Libyan rebels, ICC negotiate handover of Gaddafi's son

Large rebel column heads to Tripoli's Green Square; forces loyal to Libyan leader still control 15-20% of capital; Gaddafi's whereabouts remain unknown; leader makes 2 audio addresses on state TV.

By REUTERS
August 22, 2011 12:51
4 minute read.

Libyan rebels celebrate 311. (photo credit: REUTERS)

DUBAI - Libyan rebels are negotiating with the International Criminal Court (ICC) to arrange the handover of Muammar Gaddafi's son Saif al-Islam who was detained late on Sunday, al Arabiya TV reported on Monday without naming a source.

The ICC in June issued arrest warrants for Gaddafi, his son Saif
al-Islam and Libyan intelligence chief Abdullah al-Senussi on charges of crimes against humanity after the UN Security Council referred the Libyan situation to the court in February.

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Rebel National Transitional Council Coordinator Adel Dabbechi confirmed Saturday night that Gaddafi's younger son Saif had been captured. The International Criminal Court in The Hague confirmed he had been held and said he should be handed over for trial.


Gaddafi's other son Khamis was leading a military force towards central Tripoli, Al Arabiya TV said on Tuesday, citing rebel sources. The Dubai-based channel said the forces departed from Gaddafi's Bab al-Aziziya compound.

Gaddafi's eldest son Mohammed Al-Gaddafi had surrendered to rebel forces, Dabbechi told Reuters. In a television interview, the younger Gaddafi said gunmen had surrounded his house, but he later told al-Jazeera in a phone call that he and his family were unharmed.

The fighters swept into the heart of Tripoli and crowds took to the streets to celebrate what they saw as the end of Muammar Gaddafi's four decades of power, but a government fightback was reported as dawn broke on Monday.

A column of hundreds of rebel fighters and pickup trucks carrying rocket launchers moved through the Libyan capital towards the central Green Square on Monday, a Reuters reporter in the city said.

The rebels in the column were shouting "Allahu Akbar!" or "God is greatest!"

Tanks emerged from Gaddafi's stronghold in the center of the Libyan capital and were shelling the area, Al Jazeera television reported.

Despite euphoria among rebels and their backers in Tripoli and elsewhere, a rebel spokesman, identified on Al Jazeera as Nasser, said government troops still controlled "about 15 to 20 percent of the city".

Earlier, rebels waving opposition flags and firing into the air drove into Green Square, a symbolic showcase the government had until recently used for mass demonstrations in support of the now embattled Gaddafi. Rebels immediately began calling it Martyrs Square.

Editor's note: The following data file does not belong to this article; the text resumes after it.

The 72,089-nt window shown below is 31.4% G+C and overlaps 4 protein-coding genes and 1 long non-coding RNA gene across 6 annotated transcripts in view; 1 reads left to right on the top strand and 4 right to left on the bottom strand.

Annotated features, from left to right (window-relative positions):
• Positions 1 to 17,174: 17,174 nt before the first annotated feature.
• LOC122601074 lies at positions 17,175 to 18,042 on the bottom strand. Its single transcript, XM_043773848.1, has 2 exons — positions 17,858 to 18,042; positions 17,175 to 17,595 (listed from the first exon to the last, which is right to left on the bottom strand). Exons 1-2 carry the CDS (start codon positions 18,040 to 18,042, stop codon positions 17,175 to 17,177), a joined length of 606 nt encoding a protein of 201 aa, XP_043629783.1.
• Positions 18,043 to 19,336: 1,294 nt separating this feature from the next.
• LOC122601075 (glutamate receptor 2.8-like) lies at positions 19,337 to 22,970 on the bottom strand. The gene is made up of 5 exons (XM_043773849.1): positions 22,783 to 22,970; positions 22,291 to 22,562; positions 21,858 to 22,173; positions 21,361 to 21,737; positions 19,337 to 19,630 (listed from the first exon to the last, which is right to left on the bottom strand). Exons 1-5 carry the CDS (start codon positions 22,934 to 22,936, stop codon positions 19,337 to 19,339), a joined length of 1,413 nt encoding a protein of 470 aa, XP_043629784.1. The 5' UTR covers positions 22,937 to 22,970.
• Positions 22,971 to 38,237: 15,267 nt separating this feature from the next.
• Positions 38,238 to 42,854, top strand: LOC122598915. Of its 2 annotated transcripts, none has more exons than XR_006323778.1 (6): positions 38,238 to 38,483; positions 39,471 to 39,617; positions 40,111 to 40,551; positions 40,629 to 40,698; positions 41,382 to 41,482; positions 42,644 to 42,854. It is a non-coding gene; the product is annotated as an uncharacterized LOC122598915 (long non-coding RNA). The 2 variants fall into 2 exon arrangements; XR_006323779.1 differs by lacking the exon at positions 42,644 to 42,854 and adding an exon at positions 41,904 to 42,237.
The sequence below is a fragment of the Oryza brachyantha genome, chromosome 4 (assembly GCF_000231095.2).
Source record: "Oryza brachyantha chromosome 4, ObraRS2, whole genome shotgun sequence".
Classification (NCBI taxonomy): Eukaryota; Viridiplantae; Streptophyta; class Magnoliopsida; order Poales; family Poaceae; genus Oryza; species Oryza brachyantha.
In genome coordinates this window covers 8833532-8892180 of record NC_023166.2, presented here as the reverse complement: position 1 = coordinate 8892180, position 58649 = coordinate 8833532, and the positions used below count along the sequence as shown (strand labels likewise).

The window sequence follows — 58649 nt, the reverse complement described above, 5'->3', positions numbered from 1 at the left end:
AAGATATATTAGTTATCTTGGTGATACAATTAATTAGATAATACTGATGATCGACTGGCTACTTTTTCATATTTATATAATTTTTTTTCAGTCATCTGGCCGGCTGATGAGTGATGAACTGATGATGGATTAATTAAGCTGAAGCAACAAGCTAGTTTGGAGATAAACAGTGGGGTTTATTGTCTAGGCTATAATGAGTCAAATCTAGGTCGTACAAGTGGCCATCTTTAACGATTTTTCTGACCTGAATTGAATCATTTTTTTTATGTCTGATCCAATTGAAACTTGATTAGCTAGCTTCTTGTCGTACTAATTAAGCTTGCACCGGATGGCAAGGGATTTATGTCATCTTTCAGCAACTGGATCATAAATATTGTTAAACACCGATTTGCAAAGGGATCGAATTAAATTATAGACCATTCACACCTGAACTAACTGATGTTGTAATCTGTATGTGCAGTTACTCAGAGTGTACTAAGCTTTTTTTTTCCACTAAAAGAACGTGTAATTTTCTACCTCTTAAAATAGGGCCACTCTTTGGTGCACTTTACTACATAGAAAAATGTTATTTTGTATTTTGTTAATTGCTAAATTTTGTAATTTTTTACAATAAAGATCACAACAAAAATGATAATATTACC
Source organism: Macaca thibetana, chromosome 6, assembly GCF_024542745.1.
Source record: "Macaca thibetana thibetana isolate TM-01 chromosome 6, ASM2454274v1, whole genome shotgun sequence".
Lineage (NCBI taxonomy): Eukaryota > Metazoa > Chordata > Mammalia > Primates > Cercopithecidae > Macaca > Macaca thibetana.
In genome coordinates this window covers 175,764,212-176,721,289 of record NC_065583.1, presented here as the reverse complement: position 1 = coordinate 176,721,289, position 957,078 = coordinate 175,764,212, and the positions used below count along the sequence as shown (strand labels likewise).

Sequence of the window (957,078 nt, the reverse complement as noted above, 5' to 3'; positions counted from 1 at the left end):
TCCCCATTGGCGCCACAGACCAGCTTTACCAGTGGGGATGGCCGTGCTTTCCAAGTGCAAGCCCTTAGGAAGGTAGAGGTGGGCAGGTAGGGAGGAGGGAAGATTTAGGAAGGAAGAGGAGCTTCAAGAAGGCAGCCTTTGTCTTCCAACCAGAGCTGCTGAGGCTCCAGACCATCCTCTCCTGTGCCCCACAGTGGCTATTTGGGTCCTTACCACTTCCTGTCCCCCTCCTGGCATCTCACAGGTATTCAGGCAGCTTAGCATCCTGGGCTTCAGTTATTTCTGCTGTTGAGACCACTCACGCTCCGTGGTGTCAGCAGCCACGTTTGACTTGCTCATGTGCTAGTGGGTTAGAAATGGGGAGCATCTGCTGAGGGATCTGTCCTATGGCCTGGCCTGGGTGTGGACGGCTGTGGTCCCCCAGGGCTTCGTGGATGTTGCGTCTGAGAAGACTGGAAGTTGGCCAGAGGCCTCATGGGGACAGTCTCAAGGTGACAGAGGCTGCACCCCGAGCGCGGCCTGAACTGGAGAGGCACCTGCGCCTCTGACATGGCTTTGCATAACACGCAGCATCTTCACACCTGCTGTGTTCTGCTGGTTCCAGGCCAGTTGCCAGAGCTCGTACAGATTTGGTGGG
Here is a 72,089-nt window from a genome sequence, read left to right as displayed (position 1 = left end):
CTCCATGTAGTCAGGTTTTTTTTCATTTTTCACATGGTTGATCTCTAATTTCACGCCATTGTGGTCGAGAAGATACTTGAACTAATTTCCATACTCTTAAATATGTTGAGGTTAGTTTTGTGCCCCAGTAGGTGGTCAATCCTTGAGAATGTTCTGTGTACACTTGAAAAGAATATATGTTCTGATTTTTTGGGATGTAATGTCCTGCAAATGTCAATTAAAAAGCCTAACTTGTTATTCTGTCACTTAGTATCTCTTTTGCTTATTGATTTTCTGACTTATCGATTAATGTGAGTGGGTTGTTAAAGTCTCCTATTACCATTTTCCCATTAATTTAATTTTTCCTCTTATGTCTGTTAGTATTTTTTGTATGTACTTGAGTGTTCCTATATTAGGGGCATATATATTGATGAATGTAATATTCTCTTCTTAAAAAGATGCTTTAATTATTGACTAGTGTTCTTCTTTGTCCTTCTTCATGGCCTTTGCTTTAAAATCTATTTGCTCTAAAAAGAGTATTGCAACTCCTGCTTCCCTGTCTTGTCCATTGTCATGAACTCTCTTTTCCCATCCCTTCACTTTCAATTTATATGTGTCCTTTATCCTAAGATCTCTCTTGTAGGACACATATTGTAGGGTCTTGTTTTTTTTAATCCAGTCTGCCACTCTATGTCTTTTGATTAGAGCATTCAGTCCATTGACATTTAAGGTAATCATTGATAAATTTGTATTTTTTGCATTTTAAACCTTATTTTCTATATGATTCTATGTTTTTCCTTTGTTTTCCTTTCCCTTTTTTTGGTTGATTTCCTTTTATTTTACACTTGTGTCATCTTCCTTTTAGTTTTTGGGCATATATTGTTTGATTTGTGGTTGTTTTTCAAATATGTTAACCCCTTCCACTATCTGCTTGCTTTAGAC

Two of Gaddafi's sons were captured by the rebels, but the whereabouts of Gaddafi himself were unknown.

The rebels made their entrance into the capital driving in convoy through a western neighborhood.

Remaining defiant, Gaddafi earlier had made two audio addresses over state television calling on Libyans to fight off the rebels.

"I am afraid if we don't act, they will burn Tripoli," he said. "There will be no more water, food, electricity or freedom."

But resistance to the rebels initially appeared to have largely faded away, allowing the rebels and their supporters to demonstrate in Green Square.

Libyans kissed the ground in gratitude for what some called a "blessed day".

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Near Green Square youths burned the green flags of the Gaddafi government and raised the rebel flag. One rebel fighter from the Western mountain said: "We are so happy -- we made it here without any problems."

Many Tripoli residents received a text message from the rebel leadership saying: "God is Great. We congratulate the Libyan people on the fall of Muammar Gaddafi."

Gaddafi, a colorful and often brutal autocrat who has ruled Libya for more than 40 years, said he was breaking out weapons stores to arm the population. His spokesman, Moussa Ibrahim, predicted a violent reckoning by the rebels.

"A massacre will be committed inside Tripoli if one side wins now, because the rebels have come with such hatred, such vendetta ... Even if the leader leaves or steps down now, there will be a massacre."

After six months, Tripoli falls quickly

After a six-month civil war, rebels moved quickly into Tripoli, with a carefully orchestrated uprising launched on Saturday night to coincide with the advance of rebel troops on three fronts. Fighting broke out after the call to prayer from the minarets of the mosques.

The United Nations then acted quickly, clearing the way for creation of a no-fly zone that NATO, with a campaign of bombing, used ultimately to help drive back Gaddafi's forces.

In Benghazi in the east, thousands gathered in a city-centre square waving red, black and green opposition flags and trampling on pictures of Gaddafi as news filtered through of rebel advances into Tripoli.

Celebratory gunfire and explosions rang out over the city and cars blaring their horns crowded onto the streets. Overhead, red tracer bullets darted into a black sky.

"It does look like it is coming to an end," said Anthony Skinner, Middle East analyst, Maplecroft. "But there are still plenty of questions. The most important is exactly what Gaddafi does now. Does he flee or can he fight?"

Gaddafi, in his second audio broadcast in 24 hours, dismissed the rebels as rats.

"I am giving the order to open the weapons stockpiles," Gaddafi said. "I call on all Libyans to join this fight. Those who are afraid, give your weapons to your mothers or sisters.

"Go out, I am with you until the end. I am in Tripoli. We will ... win."

A Libyan government official told Reuters that 376 people on both sides of the conflict were killed in fighting overnight on Saturday in Tripoli, with about 1,000 others wounded.


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